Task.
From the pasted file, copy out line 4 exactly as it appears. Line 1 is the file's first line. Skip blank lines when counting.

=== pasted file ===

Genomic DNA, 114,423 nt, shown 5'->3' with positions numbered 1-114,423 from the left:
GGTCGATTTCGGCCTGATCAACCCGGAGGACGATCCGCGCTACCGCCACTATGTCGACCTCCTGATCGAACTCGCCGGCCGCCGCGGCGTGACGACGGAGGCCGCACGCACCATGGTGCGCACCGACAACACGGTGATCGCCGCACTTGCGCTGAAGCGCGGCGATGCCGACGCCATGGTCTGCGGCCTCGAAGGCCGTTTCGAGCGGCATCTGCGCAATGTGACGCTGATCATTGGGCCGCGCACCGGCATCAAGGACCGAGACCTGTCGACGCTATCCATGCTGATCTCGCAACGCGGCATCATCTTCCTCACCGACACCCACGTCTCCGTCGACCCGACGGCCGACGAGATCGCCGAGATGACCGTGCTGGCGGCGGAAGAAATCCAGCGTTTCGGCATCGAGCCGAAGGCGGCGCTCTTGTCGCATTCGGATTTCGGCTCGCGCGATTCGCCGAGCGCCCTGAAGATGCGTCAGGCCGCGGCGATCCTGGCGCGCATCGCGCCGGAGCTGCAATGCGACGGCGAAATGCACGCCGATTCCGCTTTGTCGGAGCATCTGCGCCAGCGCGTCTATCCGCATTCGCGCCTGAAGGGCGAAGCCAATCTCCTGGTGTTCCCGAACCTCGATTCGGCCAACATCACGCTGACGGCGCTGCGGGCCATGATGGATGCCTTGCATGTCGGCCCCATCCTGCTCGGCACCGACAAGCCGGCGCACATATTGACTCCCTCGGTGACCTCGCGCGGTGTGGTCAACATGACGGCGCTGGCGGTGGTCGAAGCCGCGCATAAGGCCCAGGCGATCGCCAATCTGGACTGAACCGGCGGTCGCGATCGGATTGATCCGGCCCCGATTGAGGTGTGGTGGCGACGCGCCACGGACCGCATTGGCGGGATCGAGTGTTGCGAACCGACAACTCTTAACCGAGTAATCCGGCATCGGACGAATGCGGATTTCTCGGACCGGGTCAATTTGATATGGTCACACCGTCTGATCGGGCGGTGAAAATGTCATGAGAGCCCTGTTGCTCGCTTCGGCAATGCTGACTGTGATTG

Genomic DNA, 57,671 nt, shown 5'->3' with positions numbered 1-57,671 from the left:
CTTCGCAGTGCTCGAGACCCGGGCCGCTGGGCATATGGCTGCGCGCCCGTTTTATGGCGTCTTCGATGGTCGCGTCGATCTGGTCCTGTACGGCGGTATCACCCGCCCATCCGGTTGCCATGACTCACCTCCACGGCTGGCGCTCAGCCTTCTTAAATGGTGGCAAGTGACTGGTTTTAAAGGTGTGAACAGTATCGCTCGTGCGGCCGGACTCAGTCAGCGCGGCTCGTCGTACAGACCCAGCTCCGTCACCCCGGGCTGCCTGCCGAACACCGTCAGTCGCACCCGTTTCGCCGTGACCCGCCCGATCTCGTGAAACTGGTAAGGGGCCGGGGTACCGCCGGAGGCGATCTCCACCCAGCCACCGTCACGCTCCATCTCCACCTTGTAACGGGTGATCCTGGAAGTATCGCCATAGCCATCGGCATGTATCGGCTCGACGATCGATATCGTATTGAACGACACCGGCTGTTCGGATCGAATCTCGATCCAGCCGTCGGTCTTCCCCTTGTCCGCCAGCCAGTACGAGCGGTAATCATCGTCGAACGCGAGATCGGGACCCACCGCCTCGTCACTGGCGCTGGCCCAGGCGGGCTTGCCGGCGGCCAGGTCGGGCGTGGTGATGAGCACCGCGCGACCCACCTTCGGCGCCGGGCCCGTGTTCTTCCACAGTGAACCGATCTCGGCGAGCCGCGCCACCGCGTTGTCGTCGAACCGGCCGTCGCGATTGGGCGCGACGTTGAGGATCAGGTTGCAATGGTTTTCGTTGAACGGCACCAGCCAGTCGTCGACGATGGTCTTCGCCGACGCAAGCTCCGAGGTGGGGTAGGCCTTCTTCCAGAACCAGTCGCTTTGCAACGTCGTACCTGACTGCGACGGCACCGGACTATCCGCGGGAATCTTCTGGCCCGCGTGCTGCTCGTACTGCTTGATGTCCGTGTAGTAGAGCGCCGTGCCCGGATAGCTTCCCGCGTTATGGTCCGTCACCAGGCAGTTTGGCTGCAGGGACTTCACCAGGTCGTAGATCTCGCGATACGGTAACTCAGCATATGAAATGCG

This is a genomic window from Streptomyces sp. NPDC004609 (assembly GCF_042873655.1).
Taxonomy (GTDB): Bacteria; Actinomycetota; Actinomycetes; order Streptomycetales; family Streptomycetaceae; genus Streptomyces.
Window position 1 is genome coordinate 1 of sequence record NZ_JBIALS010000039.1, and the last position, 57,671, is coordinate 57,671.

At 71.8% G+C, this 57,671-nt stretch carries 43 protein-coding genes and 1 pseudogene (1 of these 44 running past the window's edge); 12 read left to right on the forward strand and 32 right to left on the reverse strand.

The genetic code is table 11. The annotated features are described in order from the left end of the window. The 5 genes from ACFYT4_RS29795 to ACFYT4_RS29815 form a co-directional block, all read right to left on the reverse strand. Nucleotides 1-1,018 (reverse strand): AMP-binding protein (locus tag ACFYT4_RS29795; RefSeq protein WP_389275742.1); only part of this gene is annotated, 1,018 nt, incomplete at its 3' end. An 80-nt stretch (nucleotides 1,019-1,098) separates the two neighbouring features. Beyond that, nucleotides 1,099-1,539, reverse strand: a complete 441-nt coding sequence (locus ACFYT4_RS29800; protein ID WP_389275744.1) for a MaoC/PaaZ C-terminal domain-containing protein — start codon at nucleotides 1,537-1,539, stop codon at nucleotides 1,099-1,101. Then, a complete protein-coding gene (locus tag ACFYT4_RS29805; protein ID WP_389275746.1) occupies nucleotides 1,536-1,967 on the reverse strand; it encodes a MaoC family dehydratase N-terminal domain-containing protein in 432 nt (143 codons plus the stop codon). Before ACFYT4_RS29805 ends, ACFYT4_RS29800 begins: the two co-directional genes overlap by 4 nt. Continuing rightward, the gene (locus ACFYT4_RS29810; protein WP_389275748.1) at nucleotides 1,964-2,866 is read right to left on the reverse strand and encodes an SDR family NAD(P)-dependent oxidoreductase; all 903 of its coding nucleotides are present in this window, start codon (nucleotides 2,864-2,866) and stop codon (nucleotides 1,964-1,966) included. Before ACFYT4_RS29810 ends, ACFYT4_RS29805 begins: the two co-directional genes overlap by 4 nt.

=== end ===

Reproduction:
CTTCGCAGTGCTCGAGACCCGGGCCGCTGGGCATATGGCTGCGCGCCCGTTTTATGGCGTCTTCGATGGTCGCGTCGATCTGGTCCTGTACGGCGGTATCACCCGCCCATCCGGTTGCCATGACTCACCTCCACGGCTGGCGCTCAGCCTTCTTAAATGGTGGCAAGTGACTGGTTTTAAAGGTGTGAACAGTATCGCTCGTGCGGCCGGACTCAGTCAGCGCGGCTCGTCGTACAGACCCAGCTCCGTCACCCCGGGCTGCCTGCCGAACACCGTCAGTCGCACCCGTTTCGCCGTGACCCGCCCGATCTCGTGAAACTGGTAAGGGGCCGGGGTACCGCCGGAGGCGATCTCCACCCAGCCACCGTCACGCTCCATCTCCACCTTGTAACGGGTGATCCTGGAAGTATCGCCATAGCCATCGGCATGTATCGGCTCGACGATCGATATCGTATTGAACGACACCGGCTGTTCGGATCGAATCTCGATCCAGCCGTCGGTCTTCCCCTTGTCCGCCAGCCAGTACGAGCGGTAATCATCGTCGAACGCGAGATCGGGACCCACCGCCTCGTCACTGGCGCTGGCCCAGGCGGGCTTGCCGGCGGCCAGGTCGGGCGTGGTGATGAGCACCGCGCGACCCACCTTCGGCGCCGGGCCCGTGTTCTTCCACAGTGAACCGATCTCGGCGAGCCGCGCCACCGCGTTGTCGTCGAACCGGCCGTCGCGATTGGGCGCGACGTTGAGGATCAGGTTGCAATGGTTTTCGTTGAACGGCACCAGCCAGTCGTCGACGATGGTCTTCGCCGACGCAAGCTCCGAGGTGGGGTAGGCCTTCTTCCAGAACCAGTCGCTTTGCAACGTCGTACCTGACTGCGACGGCACCGGACTATCCGCGGGAATCTTCTGGCCCGCGTGCTGCTCGTACTGCTTGATGTCCGTGTAGTAGAGCGCCGTGCCCGGATAGCTTCCCGCGTTATGGTCCGTCACCAGGCAGTTTGGCTGCAGGGACTTCACCAGGTCGTAGATCTCGCGATACGGTAACTCAGCATATGAAATGCG